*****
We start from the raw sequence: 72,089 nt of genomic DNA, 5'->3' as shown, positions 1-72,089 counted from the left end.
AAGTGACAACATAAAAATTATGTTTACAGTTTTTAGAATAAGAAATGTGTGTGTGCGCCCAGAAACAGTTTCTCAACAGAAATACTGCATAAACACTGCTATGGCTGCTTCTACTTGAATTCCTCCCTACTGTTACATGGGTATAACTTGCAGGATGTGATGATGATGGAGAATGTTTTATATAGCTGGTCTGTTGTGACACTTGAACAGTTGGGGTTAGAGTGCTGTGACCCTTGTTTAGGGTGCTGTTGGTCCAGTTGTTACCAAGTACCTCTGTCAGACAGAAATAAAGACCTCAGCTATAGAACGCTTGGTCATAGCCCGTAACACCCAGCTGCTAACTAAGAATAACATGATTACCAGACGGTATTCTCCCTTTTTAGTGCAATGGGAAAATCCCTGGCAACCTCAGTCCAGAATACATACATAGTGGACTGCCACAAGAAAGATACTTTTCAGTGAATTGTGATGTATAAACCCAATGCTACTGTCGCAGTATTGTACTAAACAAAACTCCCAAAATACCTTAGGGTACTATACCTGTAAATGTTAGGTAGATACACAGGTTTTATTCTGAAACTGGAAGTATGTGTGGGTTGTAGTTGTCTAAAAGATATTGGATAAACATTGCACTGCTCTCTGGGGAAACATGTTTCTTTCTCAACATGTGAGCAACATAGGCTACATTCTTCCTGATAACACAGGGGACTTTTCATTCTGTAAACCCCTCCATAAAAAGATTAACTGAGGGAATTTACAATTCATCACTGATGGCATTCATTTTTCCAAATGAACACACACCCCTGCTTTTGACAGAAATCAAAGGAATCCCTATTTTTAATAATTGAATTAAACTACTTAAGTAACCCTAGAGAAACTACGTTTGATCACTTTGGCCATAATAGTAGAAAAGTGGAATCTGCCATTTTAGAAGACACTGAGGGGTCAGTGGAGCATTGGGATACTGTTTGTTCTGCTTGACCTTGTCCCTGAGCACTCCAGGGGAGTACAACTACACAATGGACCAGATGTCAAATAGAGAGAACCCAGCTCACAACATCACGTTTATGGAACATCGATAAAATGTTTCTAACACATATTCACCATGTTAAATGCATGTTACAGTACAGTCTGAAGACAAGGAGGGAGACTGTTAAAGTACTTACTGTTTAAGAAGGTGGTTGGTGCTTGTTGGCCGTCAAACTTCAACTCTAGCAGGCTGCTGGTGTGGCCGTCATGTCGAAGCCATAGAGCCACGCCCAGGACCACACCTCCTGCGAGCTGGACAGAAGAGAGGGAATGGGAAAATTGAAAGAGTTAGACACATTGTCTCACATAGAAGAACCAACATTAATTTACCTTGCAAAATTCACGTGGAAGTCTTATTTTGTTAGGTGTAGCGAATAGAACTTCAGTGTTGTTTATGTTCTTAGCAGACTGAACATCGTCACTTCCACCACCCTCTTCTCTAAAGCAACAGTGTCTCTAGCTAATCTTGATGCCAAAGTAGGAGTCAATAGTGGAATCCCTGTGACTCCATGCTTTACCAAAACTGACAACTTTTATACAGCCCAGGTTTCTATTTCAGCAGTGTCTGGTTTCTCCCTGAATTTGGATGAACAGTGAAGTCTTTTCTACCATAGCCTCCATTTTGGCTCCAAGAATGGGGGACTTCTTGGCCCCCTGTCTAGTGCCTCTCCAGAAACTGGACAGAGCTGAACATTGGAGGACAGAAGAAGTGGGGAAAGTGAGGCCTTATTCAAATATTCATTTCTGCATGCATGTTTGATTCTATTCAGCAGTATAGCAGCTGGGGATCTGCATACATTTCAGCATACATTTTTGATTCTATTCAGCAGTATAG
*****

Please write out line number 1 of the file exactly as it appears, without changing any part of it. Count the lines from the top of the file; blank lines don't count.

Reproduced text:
We start from the raw sequence: 72,089 nt of genomic DNA, 5'->3' as shown, positions 1-72,089 counted from the left end.